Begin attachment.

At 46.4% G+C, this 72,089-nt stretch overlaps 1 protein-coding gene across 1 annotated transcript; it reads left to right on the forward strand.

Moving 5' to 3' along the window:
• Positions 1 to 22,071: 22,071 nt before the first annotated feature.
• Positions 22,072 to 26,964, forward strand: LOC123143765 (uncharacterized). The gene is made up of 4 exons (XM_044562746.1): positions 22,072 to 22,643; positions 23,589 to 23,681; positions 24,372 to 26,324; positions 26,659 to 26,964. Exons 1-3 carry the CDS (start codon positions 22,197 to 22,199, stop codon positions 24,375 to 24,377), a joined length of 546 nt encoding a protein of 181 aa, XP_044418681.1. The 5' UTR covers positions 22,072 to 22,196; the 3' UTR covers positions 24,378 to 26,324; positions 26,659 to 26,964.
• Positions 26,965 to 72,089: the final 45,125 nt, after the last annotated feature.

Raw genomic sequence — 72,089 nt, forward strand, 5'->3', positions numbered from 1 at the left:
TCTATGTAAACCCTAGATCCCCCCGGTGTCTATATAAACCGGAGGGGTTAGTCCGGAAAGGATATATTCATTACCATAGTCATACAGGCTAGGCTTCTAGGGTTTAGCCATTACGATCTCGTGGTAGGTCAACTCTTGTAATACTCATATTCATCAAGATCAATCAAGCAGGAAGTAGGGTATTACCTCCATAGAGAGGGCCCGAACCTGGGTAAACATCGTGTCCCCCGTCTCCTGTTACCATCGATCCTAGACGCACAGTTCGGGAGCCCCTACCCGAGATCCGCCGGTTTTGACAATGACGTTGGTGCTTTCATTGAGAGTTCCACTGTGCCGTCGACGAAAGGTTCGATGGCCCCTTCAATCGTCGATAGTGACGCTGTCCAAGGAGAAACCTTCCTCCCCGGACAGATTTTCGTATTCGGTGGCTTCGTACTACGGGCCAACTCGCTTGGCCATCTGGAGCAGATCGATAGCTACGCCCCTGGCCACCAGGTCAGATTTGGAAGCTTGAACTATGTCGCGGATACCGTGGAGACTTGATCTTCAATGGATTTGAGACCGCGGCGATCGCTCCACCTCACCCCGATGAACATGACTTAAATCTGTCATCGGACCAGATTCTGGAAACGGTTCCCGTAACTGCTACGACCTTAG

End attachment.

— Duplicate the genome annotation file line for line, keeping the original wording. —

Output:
At 46.4% G+C, this 72,089-nt stretch overlaps 1 protein-coding gene across 1 annotated transcript; it reads left to right on the forward strand.

Moving 5' to 3' along the window:
• Positions 1 to 22,071: 22,071 nt before the first annotated feature.
• Positions 22,072 to 26,964, forward strand: LOC123143765 (uncharacterized). The gene is made up of 4 exons (XM_044562746.1): positions 22,072 to 22,643; positions 23,589 to 23,681; positions 24,372 to 26,324; positions 26,659 to 26,964. Exons 1-3 carry the CDS (start codon positions 22,197 to 22,199, stop codon positions 24,375 to 24,377), a joined length of 546 nt encoding a protein of 181 aa, XP_044418681.1. The 5' UTR covers positions 22,072 to 22,196; the 3' UTR covers positions 24,378 to 26,324; positions 26,659 to 26,964.
• Positions 26,965 to 72,089: the final 45,125 nt, after the last annotated feature.

Raw genomic sequence — 72,089 nt, forward strand, 5'->3', positions numbered from 1 at the left:
TCTATGTAAACCCTAGATCCCCCCGGTGTCTATATAAACCGGAGGGGTTAGTCCGGAAAGGATATATTCATTACCATAGTCATACAGGCTAGGCTTCTAGGGTTTAGCCATTACGATCTCGTGGTAGGTCAACTCTTGTAATACTCATATTCATCAAGATCAATCAAGCAGGAAGTAGGGTATTACCTCCATAGAGAGGGCCCGAACCTGGGTAAACATCGTGTCCCCCGTCTCCTGTTACCATCGATCCTAGACGCACAGTTCGGGAGCCCCTACCCGAGATCCGCCGGTTTTGACAATGACGTTGGTGCTTTCATTGAGAGTTCCACTGTGCCGTCGACGAAAGGTTCGATGGCCCCTTCAATCGTCGATAGTGACGCTGTCCAAGGAGAAACCTTCCTCCCCGGACAGATTTTCGTATTCGGTGGCTTCGTACTACGGGCCAACTCGCTTGGCCATCTGGAGCAGATCGATAGCTACGCCCCTGGCCACCAGGTCAGATTTGGAAGCTTGAACTATGTCGCGGATACCGTGGAGACTTGATCTTCAATGGATTTGAGACCGCGGCGATCGCTCCACCTCACCCCGATGAACATGACTTAAATCTGTCATCGGACCAGATTCTGGAAACGGTTCCCGTAACTGCTACGACCTTAG